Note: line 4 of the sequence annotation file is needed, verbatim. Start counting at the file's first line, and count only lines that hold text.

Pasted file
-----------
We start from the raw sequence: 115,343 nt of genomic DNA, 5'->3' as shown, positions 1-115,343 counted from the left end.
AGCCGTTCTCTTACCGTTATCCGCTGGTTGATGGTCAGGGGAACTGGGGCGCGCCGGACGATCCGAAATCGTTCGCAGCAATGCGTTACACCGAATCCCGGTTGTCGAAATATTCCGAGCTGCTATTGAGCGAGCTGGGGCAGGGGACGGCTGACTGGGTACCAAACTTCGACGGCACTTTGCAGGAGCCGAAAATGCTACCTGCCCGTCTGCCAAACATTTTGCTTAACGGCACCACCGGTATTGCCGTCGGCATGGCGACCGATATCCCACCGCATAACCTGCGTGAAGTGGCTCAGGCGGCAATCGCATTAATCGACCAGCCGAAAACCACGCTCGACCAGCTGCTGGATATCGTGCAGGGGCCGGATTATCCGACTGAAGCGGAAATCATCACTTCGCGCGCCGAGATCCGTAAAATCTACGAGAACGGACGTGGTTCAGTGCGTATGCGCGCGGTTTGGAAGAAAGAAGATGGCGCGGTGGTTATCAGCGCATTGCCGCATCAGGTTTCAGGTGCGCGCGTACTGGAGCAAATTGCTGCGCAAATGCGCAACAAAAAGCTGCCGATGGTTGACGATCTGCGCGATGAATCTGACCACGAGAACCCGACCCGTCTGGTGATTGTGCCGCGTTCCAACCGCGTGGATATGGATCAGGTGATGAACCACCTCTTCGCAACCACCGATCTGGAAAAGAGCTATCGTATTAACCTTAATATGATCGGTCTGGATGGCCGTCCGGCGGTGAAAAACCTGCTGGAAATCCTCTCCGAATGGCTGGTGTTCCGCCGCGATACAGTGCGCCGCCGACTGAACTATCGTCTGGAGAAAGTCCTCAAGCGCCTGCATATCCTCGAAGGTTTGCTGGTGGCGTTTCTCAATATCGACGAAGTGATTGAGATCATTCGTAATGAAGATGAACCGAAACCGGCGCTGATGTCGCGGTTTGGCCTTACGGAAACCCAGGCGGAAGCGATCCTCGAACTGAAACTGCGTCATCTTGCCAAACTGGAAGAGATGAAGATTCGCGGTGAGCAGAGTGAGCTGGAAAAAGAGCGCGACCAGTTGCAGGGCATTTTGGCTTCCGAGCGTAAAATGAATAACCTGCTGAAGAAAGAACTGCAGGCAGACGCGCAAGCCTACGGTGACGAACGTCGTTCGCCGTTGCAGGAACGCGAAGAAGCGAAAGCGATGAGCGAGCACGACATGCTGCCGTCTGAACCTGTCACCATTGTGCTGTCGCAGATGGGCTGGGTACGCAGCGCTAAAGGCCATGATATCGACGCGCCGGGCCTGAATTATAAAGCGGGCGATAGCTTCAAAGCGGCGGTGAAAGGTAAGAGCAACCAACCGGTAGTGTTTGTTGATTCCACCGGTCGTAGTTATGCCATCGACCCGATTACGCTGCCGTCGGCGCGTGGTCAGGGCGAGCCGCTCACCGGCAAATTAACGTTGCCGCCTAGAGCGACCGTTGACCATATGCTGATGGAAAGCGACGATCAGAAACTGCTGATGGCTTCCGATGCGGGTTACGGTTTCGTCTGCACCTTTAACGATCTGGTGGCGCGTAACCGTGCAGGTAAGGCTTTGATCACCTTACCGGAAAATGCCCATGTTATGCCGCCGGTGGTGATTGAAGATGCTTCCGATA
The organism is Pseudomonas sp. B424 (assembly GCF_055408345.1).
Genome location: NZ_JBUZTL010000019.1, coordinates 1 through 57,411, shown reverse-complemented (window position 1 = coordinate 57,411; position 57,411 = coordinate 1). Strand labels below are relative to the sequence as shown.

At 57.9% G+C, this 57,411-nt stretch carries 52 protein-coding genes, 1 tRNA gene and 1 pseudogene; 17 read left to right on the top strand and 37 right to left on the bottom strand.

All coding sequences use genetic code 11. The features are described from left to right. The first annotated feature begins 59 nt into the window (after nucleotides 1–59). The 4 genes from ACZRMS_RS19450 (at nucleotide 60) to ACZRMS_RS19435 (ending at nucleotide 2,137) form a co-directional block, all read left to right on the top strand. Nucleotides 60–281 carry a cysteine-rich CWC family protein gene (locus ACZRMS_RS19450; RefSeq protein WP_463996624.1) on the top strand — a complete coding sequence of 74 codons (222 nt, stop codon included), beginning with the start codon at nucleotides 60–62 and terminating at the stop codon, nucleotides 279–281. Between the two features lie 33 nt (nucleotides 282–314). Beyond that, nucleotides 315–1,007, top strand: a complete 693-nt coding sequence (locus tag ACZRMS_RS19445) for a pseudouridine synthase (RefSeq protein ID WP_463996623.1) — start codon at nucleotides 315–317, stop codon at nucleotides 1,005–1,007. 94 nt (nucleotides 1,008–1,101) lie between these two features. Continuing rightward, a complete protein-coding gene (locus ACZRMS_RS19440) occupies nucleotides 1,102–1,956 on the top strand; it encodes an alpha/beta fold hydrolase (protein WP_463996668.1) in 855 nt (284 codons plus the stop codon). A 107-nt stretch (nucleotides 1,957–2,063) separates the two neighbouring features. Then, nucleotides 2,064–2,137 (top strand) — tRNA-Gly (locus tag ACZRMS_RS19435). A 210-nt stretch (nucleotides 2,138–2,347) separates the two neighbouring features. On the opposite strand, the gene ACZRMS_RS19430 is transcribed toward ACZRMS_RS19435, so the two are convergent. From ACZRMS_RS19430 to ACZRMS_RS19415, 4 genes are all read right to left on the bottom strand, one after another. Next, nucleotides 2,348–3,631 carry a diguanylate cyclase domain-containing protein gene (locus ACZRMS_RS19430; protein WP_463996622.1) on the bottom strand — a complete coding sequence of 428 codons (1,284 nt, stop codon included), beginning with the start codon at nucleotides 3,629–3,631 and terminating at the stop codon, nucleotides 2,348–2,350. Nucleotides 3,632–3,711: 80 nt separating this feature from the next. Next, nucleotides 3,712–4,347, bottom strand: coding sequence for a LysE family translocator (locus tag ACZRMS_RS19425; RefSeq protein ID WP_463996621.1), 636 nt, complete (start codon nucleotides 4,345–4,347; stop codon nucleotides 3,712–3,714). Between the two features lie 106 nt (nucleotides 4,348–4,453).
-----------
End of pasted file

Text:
Genome location: NZ_JBUZTL010000019.1, coordinates 1 through 57,411, shown reverse-complemented (window position 1 = coordinate 57,411; position 57,411 = coordinate 1). Strand labels below are relative to the sequence as shown.